Now is the right time to become an American Federation of Musicians member. From ragtime to rap, from the early phonograph to today's digital recordings, the AFM has been there for its members. And now there are more benefits available to AFM members than ever before, including a multi-million dollar pension fund, excellent contract protection, instrument and travelers insurance, work referral programs and access to licensed booking agents to keep you working.
As an AFM member, you are part of a membership of more than 80,000 musicians. Experience has proven that collective activity on behalf of individuals with similar interests is the most effective way to achieve a goal. The AFM can negotiate agreements and administer contracts, procure valuable benefits and achieve legislative goals. A single musician has no such power.
The AFM has a proud history of managing change rather than being victimized by it. We find strength in adversity, and when the going gets tough, we get creative - all on your behalf.
Like the industry, the AFM is also changing and evolving, and its policies and programs will move in new directions dictated by its members. As a member, you will determine these directions through your interest and involvement. Your membership card will be your key to participation in governing your union, keeping it responsive to your needs and enabling it to serve you better. To become a member now, visit www.afm.org/join.
May 8, 2019Alfonso Pollard - AFM Legislative, Political, and Diversity Director
In addition to a full day of lobbying on Capitol Hill, the 2019 Grammys on the Hill Awards hosted more than 200 artist/creator advocates and more than 20 members of Congress who pledged their support for the work and fair treatment of artists.
Grammy award-winning gospel singer Yolanda Adams received the Academy’s Creators Leadership Award for her extensive advocacy work. Speaker of the House Nancy Pelosi (D-CA) stepped in for award winner Senator Chuck Grassley (R-IA) and headlined the legislators. Grammys on the Hill award recipient Hakeem Jeffries (D-NY) addressed those gathered during the dinner celebration. He spoke about his crucial work in Congress helping to pass the Music Modernization Act last year, as well as his ongoing work in the House Judiciary on behalf of performer and creator rights.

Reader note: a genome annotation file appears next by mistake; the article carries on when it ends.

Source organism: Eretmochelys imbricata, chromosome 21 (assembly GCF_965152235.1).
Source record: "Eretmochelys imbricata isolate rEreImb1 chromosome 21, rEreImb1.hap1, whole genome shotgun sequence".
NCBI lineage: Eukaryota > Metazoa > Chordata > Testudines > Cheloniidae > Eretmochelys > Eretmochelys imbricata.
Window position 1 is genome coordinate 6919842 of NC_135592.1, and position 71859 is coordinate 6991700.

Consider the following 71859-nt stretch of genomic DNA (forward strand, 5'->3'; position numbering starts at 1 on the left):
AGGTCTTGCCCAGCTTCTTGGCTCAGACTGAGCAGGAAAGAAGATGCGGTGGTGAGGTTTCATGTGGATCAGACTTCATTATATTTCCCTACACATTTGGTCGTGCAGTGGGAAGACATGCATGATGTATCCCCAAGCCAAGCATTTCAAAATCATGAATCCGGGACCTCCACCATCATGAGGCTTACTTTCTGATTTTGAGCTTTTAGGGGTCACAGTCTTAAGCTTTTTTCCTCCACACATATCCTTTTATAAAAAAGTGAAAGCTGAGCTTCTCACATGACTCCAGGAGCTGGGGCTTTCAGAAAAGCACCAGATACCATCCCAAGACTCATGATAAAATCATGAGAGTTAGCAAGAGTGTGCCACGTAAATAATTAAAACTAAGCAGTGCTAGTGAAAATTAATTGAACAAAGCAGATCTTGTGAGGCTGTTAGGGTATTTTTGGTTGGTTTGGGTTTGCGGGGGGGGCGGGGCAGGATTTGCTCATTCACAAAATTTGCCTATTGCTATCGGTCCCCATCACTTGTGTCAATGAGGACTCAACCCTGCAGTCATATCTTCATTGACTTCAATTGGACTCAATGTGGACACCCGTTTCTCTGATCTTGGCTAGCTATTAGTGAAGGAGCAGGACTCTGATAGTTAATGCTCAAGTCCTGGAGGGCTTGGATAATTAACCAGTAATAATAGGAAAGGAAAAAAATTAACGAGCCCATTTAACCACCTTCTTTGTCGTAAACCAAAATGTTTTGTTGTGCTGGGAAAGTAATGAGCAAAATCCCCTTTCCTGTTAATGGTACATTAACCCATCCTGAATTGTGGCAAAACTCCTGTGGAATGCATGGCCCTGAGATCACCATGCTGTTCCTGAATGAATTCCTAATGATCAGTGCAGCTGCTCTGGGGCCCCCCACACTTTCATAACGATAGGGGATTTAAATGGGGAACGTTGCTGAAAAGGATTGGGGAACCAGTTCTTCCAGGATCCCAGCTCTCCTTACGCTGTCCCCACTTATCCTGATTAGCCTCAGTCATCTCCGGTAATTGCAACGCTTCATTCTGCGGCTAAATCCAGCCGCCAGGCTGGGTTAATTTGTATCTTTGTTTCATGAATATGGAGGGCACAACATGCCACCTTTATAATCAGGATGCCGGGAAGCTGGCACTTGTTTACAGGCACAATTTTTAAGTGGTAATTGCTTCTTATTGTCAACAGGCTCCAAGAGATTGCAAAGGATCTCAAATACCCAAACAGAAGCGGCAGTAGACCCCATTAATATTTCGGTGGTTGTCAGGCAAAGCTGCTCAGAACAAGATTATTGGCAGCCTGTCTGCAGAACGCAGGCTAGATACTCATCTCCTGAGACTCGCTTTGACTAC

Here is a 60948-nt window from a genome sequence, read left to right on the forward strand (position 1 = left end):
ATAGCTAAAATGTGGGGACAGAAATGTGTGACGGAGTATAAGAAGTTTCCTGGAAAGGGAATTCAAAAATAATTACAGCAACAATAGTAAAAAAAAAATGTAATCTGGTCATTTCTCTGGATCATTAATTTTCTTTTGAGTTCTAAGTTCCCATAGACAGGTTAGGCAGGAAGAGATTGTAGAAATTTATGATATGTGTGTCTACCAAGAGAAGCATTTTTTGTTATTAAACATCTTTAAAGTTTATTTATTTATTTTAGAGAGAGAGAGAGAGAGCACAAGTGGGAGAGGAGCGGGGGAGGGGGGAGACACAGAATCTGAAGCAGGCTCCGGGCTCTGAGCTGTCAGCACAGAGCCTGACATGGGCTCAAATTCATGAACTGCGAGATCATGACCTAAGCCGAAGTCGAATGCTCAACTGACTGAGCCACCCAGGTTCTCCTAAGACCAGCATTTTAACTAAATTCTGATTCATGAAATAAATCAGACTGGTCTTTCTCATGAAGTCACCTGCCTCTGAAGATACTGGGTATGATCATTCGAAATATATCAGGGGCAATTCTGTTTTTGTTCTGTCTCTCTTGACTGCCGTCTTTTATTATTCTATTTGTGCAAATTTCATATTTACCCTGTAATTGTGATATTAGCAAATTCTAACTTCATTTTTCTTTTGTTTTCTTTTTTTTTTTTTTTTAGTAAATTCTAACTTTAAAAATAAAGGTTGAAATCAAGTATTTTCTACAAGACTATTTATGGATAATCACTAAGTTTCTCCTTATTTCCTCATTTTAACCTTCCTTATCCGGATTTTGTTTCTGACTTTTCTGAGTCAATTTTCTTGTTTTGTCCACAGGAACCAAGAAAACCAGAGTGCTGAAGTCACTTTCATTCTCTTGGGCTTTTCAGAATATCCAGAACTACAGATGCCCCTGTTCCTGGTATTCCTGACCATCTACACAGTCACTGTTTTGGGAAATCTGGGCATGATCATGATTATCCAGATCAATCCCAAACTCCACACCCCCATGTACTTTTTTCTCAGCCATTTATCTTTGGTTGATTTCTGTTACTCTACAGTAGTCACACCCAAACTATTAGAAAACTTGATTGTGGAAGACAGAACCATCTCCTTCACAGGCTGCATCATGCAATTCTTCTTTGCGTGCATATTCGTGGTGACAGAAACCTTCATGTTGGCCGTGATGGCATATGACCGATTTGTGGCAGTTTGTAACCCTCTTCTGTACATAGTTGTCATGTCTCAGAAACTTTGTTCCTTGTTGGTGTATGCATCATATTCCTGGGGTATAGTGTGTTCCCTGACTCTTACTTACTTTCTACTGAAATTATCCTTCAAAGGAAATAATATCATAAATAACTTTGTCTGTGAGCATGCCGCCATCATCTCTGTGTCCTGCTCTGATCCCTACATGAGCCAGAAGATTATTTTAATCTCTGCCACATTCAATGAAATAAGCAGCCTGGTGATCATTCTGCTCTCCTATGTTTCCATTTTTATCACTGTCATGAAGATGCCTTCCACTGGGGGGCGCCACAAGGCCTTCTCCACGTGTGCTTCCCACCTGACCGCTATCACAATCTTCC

Also headlining the evening was Grammy Award winner Kristin Chenoweth who paid an endearing homage to Speaker Pelosi. Also on hand for the lobbying day were Mary Mitchell Campbell of Local 802 (New York City), Diane Blagman, Lzzy Hale, Joe Hottinger, Brandon Victor Dixon, and Manny Marroquin, to name a few.
As is tradition during the annual Grammys on the Hill Awards, members of Congress gathered on stage to clearly make their presence known and raise their voices in song. Singer-songwriter Linda Perry of Local 6 (San Francisco, CA) led this year’s congressional singalong. She encouraged the 20 members of Congress to gather on stage and take solos.
Grammys on the Hill is one of several national springtime advocacy gatherings that the AFM is involved in and supports. Artists, many of whom are AFM members, lobby their members of Congress. Our monetary contribution for the special evening event is combined with those of many others to support the Grammy Museum. The museum hosts thousands of visitors each year, promoting music in the schools and encouraging all to join our efforts to bring music, one of America’s most cherished exports, to the rest of the world.
The Recording Academy, led by Neil Portnow, is a dynamic driving force for artist creators. The organization, along with the AFM, is an active member of the musicFIRST Coalition. Last year, the coalition lobbied for passage of the Music Modernization Act. It is currently fighting in Congress for a performance right in terrestrial radio. The AFM congratulates the Recording Academy for its diligent work on behalf of all creators.